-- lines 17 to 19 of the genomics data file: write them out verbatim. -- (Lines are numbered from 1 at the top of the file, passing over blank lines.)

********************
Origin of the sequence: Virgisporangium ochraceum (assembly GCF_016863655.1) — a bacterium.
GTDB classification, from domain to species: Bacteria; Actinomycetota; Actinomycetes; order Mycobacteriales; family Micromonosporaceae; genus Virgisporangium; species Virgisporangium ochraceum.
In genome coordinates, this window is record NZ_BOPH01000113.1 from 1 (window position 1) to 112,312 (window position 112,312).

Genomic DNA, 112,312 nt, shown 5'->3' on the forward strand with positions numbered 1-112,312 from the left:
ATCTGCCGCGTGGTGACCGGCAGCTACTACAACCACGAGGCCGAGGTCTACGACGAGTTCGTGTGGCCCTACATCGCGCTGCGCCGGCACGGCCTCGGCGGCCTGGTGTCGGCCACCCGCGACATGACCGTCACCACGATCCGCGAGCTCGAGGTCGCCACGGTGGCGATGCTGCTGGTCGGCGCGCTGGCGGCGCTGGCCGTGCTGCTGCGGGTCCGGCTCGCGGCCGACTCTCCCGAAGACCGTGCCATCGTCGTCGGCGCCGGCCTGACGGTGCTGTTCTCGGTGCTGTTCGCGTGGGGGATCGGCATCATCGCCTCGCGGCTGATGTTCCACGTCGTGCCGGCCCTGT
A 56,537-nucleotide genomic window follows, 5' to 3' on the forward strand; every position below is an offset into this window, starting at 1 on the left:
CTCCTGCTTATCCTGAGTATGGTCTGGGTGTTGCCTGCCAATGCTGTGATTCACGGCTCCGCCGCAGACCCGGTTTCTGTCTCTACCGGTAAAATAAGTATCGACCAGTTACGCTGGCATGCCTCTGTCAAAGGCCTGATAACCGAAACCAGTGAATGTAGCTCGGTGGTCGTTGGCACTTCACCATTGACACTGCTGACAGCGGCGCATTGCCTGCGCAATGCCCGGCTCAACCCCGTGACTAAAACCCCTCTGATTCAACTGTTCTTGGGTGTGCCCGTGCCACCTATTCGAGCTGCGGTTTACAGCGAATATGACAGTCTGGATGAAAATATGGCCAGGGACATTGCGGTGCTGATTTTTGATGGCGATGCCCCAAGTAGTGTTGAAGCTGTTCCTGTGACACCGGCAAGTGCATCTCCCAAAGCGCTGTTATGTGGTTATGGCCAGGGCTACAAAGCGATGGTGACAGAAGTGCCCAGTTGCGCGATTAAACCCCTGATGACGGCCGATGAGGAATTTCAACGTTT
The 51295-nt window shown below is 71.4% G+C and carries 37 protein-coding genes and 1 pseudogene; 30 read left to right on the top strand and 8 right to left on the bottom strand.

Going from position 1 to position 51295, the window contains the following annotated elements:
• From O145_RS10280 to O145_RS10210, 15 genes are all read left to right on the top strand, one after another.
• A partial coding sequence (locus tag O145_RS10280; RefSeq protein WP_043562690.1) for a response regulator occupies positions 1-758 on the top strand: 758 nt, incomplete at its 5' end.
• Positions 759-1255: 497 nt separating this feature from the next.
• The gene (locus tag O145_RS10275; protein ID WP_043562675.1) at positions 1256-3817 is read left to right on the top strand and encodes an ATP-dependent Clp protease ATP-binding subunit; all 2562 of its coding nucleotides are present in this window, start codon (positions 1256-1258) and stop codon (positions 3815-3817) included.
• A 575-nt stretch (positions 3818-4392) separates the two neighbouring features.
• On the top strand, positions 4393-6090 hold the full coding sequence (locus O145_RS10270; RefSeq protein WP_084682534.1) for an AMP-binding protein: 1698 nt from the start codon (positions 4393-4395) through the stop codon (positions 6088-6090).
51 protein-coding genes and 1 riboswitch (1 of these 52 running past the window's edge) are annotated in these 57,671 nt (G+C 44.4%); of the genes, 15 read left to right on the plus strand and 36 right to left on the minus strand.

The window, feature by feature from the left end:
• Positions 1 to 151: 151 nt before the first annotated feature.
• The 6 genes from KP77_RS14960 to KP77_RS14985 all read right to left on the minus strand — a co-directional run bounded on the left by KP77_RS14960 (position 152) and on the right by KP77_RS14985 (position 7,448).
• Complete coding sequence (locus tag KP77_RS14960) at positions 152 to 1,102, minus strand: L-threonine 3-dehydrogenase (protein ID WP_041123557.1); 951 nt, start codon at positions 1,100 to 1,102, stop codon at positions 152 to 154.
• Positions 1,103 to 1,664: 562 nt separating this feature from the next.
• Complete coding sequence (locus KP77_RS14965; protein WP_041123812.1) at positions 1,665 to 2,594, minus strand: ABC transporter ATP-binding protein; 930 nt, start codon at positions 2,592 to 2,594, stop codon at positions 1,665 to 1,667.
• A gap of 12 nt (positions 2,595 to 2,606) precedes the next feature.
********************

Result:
The window, feature by feature from the left end:
• Positions 1 to 151: 151 nt before the first annotated feature.
• The 6 genes from KP77_RS14960 to KP77_RS14985 all read right to left on the minus strand — a co-directional run bounded on the left by KP77_RS14960 (position 152) and on the right by KP77_RS14985 (position 7,448).